- Economic growth in 2013 should improve demand for most commodities, and we expect most prices will average slightly higher in 2013 than in 2012. We expect copper prices to average more than $3.25 per pound in 2013 and iron ore about $135 per ton. Iron ore is benefiting from an increase in steel production in China.
- U.S. natural gas prices averaged over 40 percent higher in the first quarter than a year earlier, reducing its attractiveness in generating electricity. As a result, we expect Central Appalachian coal prices should increase from $63 per ton in 2012 to $65 in 2013. We expect average Australian thermal coal prices in 2013 to be close to last year's $96 per metric ton. World coal production will likely increase slightly, with growth occurring in Asia.
- Last year, Australian mining companies increased capital expenditures more than 50 percent while their profits declined 33 percent. This imbalance, which we believe occurred in other countries as well, has prompted mining companies to reduce capital spending. We expect this adjustment will continue throughout 2013.
- Developed economies recovered slowly from the financial crisis. Combined economic output in these countries is about even with the 2008 peak, representing nearly five years with no economic growth. Industrial production in the majority of these countries is below pre-recession peaks, and unemployment is up more than 40 percent.
- As a result, we expect interest rates in developed countries will remain at record lows throughout 2013, and that central banks will inject more liquidity into financial systems. Growth in developed countries should gradually accelerate throughout the year, improving to about 1.5 percent for the full year.
- We anticipate the U.S. Federal Reserve Board will maintain short-term interest rates near zero for the fifth consecutive year and expand its balance sheet at least another 30 percent. Consumer inflation averaged only 1.4 percent annually from 2008 to 2012 and is unlikely to develop into a problem this year. Overall, our expectations for U.S. economic growth are about the same as our previous outlook. We continue to expect growth of at least 2.5 percent in 2013.
- Housing starts in the United States averaged a 969 thousand-unit-annual rate in the first quarter of this year, the highest rate since 2008. We expect further improvement, with 2013 starts of about 1.1 million units. Housing affordability is near a record high, home prices are recovering, and the number of unsold new homes is near a 50-year low.
- Nonresidential construction in the United States improved in 2012, and we expect further increases this year. Positives include lower vacancy rates, higher property prices and some improvement in state and local government spending.
- Coal production in the United States declined 8 percent in the first quarter of 2013, but prices were within 5 percent of last year. Electric utilities generated more electricity and appeared to be allocating a higher fuel share to coal. We expect that some improvement in utilities coal burn and continued high coal exports should result in coal production down about 1 percent for the full-year 2013.
- We believe that economic policies in the Eurozone have not changed enough to address record high unemployment, a 20-year low in construction and over a year of declining output. We expect the Eurozone economy will decline close to 0.5 percent this year.
- We expect the rest of Europe will have modest growth, allowing marginal growth for all of Europe in 2013. Construction, however, is likely to decline.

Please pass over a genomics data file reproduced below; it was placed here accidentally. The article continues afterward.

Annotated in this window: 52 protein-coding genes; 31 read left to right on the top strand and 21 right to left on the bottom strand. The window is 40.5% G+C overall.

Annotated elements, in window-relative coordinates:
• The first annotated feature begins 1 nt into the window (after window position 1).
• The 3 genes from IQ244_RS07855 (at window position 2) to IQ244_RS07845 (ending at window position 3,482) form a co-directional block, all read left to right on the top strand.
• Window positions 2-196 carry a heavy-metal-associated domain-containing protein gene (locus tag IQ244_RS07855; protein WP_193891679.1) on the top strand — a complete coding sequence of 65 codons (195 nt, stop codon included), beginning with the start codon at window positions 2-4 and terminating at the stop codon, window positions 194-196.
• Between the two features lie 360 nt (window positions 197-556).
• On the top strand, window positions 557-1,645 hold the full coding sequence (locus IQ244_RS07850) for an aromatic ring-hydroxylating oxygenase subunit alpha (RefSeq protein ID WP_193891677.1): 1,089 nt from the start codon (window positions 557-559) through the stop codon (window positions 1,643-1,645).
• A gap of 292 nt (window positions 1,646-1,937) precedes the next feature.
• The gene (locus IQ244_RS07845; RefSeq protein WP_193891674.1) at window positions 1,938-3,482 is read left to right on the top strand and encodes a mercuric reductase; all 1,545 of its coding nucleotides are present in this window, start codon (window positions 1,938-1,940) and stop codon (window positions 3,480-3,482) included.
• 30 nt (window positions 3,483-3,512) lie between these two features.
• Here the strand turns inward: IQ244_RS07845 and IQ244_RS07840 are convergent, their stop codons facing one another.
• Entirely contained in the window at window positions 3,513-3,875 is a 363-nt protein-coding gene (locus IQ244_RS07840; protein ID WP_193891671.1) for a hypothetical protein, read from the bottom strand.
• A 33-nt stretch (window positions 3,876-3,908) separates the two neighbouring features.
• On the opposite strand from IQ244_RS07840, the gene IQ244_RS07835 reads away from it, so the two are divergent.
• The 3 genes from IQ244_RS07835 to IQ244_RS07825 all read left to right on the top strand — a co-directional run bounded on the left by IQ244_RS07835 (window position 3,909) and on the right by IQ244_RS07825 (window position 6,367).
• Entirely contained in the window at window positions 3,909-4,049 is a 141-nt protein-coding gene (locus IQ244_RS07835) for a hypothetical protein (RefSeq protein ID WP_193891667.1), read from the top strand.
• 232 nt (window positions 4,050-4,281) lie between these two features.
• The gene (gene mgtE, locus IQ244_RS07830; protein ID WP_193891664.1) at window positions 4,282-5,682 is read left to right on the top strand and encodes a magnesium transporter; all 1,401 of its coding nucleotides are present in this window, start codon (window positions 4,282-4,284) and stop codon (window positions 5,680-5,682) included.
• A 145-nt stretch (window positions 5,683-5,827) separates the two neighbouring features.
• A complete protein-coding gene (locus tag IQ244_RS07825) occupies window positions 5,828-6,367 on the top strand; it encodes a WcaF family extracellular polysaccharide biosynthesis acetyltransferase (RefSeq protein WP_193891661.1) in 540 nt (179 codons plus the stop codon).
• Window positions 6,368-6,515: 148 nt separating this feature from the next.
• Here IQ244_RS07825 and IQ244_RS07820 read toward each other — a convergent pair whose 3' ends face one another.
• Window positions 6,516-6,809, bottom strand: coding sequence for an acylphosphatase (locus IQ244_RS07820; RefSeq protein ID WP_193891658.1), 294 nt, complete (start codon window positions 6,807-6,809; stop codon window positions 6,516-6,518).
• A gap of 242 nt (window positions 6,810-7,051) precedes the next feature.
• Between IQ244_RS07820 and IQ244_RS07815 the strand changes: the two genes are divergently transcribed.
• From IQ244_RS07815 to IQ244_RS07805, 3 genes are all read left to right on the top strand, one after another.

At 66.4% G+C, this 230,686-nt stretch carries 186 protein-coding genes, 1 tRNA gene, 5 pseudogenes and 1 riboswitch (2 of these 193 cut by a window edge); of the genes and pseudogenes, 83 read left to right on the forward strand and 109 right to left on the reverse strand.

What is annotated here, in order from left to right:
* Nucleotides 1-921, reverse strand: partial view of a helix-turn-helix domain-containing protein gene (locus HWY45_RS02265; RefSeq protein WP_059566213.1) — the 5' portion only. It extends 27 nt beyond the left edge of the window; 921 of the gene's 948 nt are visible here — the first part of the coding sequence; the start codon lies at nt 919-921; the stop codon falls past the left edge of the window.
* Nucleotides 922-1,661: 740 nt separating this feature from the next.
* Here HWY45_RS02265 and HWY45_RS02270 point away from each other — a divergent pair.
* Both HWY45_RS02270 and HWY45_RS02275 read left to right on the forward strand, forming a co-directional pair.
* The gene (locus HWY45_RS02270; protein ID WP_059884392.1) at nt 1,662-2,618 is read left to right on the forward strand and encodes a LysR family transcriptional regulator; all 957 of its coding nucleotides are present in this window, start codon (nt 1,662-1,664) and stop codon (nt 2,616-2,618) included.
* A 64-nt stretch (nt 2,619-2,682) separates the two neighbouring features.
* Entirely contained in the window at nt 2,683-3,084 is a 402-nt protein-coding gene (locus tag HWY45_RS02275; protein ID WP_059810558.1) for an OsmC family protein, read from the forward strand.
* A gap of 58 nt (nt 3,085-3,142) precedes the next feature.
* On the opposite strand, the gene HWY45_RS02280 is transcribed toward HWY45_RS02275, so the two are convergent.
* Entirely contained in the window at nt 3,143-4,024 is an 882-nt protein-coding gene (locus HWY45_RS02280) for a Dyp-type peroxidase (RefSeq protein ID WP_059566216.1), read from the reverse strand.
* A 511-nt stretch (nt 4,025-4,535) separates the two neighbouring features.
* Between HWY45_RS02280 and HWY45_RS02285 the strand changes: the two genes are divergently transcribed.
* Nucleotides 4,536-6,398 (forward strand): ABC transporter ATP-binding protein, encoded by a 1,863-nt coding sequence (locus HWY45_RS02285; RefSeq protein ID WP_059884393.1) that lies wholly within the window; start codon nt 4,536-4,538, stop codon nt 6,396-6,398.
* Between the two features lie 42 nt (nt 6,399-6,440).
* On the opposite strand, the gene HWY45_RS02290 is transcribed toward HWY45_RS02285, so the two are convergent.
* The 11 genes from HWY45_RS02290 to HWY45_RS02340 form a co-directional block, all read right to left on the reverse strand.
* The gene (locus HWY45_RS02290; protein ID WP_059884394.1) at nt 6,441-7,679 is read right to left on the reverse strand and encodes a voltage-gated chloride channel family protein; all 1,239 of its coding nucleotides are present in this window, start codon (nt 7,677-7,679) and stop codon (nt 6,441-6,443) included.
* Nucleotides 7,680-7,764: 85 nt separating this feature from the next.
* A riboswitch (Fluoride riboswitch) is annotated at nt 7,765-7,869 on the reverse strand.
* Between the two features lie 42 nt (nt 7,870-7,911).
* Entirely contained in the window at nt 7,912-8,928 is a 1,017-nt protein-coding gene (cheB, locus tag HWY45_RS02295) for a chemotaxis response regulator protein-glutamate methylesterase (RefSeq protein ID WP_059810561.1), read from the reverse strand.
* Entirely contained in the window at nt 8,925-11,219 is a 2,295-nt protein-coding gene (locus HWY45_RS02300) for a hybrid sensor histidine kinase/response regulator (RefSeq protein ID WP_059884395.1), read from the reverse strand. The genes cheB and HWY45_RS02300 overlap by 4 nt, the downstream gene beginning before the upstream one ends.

- The Bank of Japan announced a target of a 45-percent increase in the monetary base by the end of this year, up from 20-percent growth in March. This aggressive program appears to be improving confidence. We expect about 1-percent growth in the Japanese economy. Construction orders, which are already increasing, should be up compared with last year.
- Developing countries cut interest rates in early 2013, and we expect further cuts this year will bring average rates close to lows reached during the financial crisis. We expect lower interest rates will improve economic growth to over 5 percent in 2013.
- Total credit advanced by the financial sector in China increased by a record amount in the first quarter, purchasing manager surveys improved, and infrastructure investment was up about 20 percent. Inflation has remained below target, which will likely allow the government to continue pro-growth policies throughout this year.
- As a result, we expect the Chinese economy will grow more than 8 percent this year, up from 7.8 percent last year. Construction activity is increasing, and we expect it will be up for the year. Imports of most key commodities increased in the early months of the year, and further growth is expected.
- Most other Asian countries also eased economic policies, and combined economic growth is expected to improve this year. Better growth should benefit construction.
- Inflation in most Latin American countries is within their central banks' target ranges, which should allow central banks to keep interest rates low. We expect regional economic growth will improve to over 3.5 percent in 2013, benefiting from a recovery in Brazil and slightly higher commodity prices. Growth in construction has outpaced that in the overall Latin American economy in each year of the current recovery, a trend that we expect will continue in 2013.
- We expect economic growth in both Africa/Middle East and CIS will be over 3.5 percent in 2013, close to growth rates achieved in 2012. Most countries maintained policy stances close to those adopted in the financial crisis, and we do not expect any major policy changes during the rest of this year.
- We believe that most countries tightened economic policies too early in the recovery from the financial crisis. As a result, world economic growth slowed in 2011 and again in 2012, resulting in the worst recovery in decades. Most countries have since reversed some of this tightening, but economies have been slower to respond than in 2009. Our concern is that central banks will again tighten policies prematurely as better economic growth emerges, particularly as some face criticism about the measures taken to deal with the slow economic growth.
- Eurozone leaders have shown almost no inclination to adopt more pro-growth economic policies. Without policy changes, we believe the current downturn, already five quarters long, may last throughout 2013.
So much for the dead CAT bounce for the fourth year in a row.